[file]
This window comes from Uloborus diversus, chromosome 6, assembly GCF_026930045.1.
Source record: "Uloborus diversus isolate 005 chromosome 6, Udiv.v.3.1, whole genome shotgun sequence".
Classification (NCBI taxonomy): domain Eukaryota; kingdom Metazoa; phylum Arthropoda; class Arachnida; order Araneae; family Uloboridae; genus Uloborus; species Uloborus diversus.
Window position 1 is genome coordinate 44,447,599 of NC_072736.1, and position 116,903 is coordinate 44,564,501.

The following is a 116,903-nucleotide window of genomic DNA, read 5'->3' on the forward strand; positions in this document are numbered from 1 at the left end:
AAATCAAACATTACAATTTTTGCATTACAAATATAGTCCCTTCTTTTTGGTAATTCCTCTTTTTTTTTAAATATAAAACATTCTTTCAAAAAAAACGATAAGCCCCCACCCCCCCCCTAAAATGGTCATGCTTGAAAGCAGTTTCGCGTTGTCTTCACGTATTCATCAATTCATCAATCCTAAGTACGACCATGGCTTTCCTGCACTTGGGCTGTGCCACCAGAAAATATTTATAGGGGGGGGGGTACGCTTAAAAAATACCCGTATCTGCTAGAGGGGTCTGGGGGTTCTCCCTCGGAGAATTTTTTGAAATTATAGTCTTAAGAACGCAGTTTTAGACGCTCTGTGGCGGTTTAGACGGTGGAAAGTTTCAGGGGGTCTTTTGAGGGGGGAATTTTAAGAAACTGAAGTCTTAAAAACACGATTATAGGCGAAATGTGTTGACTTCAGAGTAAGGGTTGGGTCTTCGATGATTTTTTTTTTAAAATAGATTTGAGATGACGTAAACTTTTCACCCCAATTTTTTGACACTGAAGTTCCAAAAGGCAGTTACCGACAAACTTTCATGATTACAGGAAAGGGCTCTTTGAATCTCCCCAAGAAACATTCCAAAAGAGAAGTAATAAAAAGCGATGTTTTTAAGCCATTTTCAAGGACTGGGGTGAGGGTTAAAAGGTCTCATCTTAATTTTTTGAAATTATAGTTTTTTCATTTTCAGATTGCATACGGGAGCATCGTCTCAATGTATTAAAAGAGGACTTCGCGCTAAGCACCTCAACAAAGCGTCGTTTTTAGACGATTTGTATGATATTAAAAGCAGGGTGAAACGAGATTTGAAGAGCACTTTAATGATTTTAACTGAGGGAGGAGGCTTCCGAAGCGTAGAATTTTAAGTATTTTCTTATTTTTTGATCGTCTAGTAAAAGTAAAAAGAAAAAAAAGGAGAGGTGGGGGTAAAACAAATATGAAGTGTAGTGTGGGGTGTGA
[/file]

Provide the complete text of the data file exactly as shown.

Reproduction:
This window comes from Uloborus diversus, chromosome 6, assembly GCF_026930045.1.
Source record: "Uloborus diversus isolate 005 chromosome 6, Udiv.v.3.1, whole genome shotgun sequence".
Classification (NCBI taxonomy): domain Eukaryota; kingdom Metazoa; phylum Arthropoda; class Arachnida; order Araneae; family Uloboridae; genus Uloborus; species Uloborus diversus.
Window position 1 is genome coordinate 44,447,599 of NC_072736.1, and position 116,903 is coordinate 44,564,501.

The following is a 116,903-nucleotide window of genomic DNA, read 5'->3' on the forward strand; positions in this document are numbered from 1 at the left end:
AAATCAAACATTACAATTTTTGCATTACAAATATAGTCCCTTCTTTTTGGTAATTCCTCTTTTTTTTTAAATATAAAACATTCTTTCAAAAAAAACGATAAGCCCCCACCCCCCCCCTAAAATGGTCATGCTTGAAAGCAGTTTCGCGTTGTCTTCACGTATTCATCAATTCATCAATCCTAAGTACGACCATGGCTTTCCTGCACTTGGGCTGTGCCACCAGAAAATATTTATAGGGGGGGGGGTACGCTTAAAAAATACCCGTATCTGCTAGAGGGGTCTGGGGGTTCTCCCTCGGAGAATTTTTTGAAATTATAGTCTTAAGAACGCAGTTTTAGACGCTCTGTGGCGGTTTAGACGGTGGAAAGTTTCAGGGGGTCTTTTGAGGGGGGAATTTTAAGAAACTGAAGTCTTAAAAACACGATTATAGGCGAAATGTGTTGACTTCAGAGTAAGGGTTGGGTCTTCGATGATTTTTTTTTTAAAATAGATTTGAGATGACGTAAACTTTTCACCCCAATTTTTTGACACTGAAGTTCCAAAAGGCAGTTACCGACAAACTTTCATGATTACAGGAAAGGGCTCTTTGAATCTCCCCAAGAAACATTCCAAAAGAGAAGTAATAAAAAGCGATGTTTTTAAGCCATTTTCAAGGACTGGGGTGAGGGTTAAAAGGTCTCATCTTAATTTTTTGAAATTATAGTTTTTTCATTTTCAGATTGCATACGGGAGCATCGTCTCAATGTATTAAAAGAGGACTTCGCGCTAAGCACCTCAACAAAGCGTCGTTTTTAGACGATTTGTATGATATTAAAAGCAGGGTGAAACGAGATTTGAAGAGCACTTTAATGATTTTAACTGAGGGAGGAGGCTTCCGAAGCGTAGAATTTTAAGTATTTTCTTATTTTTTGATCGTCTAGTAAAAGTAAAAAGAAAAAAAAGGAGAGGTGGGGGTAAAACAAATATGAAGTGTAGTGTGGGGTGTGA